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February 14, 2011
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Research has repeatedly found that being a firstborn can come with advantages—they tend to be natural leaders, have higher IQ’s, and are often chosen to portray James Bond. They also perform better in school. This new NBER study sheds light on why this is so, testing the conventional wisdom that earlier-born siblings put more effort in school and perform better than their later-born siblings partly because their parents are more strict with them. Using the 1979 National Longitudinal Survey of Youth (which includes data from parent surveys), they track outcomes for children as they transition between the ages of 10 and 14. Three key findings: First, there is a clear association between school performance and birth order. For example, 34 percent of firstborns are viewed by their mothers as “one of the best in the class,” versus 27 percent of those coming fourth in birth order. Likewise, just 7 percent of firstborns are considered below the middle or at the bottom of the class, compared to 11 percent of fourth-borns. (The analysts use GPAs on school transcripts to validate the moms’ self-reported data regarding how their children perform in school.) Early birth order is also associated with higher scores on standardized math and reading tests. Second, parents regulate earlier-born siblings’ television-viewing and homework-completing behaviors more intensely. Third, the more younger siblings a child has, the more likely are his parents to closely supervise him in the event that he brings home low performance on a report card. For instance, within a family of four, the first born is 6.6 percentage points more likely to have the parent be “very likely” to punish him for bad grades, relative to the last born. (They control for a variety of confounding variables, such as family size and disruption in the family structure.) Now we have a plausible explanation of how parental behavior could at least partially explain why we see birth-order effects relative to student performance—and a clear message to parents: don’t let your high expectations flag when your younger children come along!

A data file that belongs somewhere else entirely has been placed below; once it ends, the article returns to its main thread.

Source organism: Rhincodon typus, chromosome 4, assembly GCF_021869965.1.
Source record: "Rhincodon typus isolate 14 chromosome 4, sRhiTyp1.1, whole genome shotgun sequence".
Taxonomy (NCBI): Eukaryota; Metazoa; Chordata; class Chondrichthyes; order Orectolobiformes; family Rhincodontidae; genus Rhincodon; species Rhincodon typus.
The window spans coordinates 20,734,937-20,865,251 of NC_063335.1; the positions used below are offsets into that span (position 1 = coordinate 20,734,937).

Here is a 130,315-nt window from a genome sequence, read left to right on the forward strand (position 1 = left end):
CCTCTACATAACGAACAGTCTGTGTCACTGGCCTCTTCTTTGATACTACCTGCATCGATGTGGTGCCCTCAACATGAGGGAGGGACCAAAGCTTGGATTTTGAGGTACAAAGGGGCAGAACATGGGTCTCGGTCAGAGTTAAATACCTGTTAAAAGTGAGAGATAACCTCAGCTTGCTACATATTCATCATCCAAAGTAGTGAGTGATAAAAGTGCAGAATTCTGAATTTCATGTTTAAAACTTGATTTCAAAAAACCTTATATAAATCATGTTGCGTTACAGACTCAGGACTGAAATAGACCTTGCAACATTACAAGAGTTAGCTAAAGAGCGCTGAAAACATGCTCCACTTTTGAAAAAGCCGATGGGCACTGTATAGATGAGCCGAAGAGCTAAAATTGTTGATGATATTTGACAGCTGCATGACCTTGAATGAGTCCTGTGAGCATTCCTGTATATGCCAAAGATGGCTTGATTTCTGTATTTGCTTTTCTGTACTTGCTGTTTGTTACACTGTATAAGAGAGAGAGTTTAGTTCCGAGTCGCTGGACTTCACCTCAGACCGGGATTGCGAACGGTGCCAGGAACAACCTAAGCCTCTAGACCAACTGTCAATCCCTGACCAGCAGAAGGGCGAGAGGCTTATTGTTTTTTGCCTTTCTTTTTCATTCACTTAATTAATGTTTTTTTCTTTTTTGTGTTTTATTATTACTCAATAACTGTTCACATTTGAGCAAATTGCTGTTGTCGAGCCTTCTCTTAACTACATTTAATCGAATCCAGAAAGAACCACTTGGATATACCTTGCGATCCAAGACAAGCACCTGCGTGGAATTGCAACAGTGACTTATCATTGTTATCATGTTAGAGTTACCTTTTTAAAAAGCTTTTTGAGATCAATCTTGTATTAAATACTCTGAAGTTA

SOURCE: V. Joseph Hotz and Juan Pantano, “Strategic Parenting, Birth Order, and School Performance,” NBER Working Paper 19542, October 2013.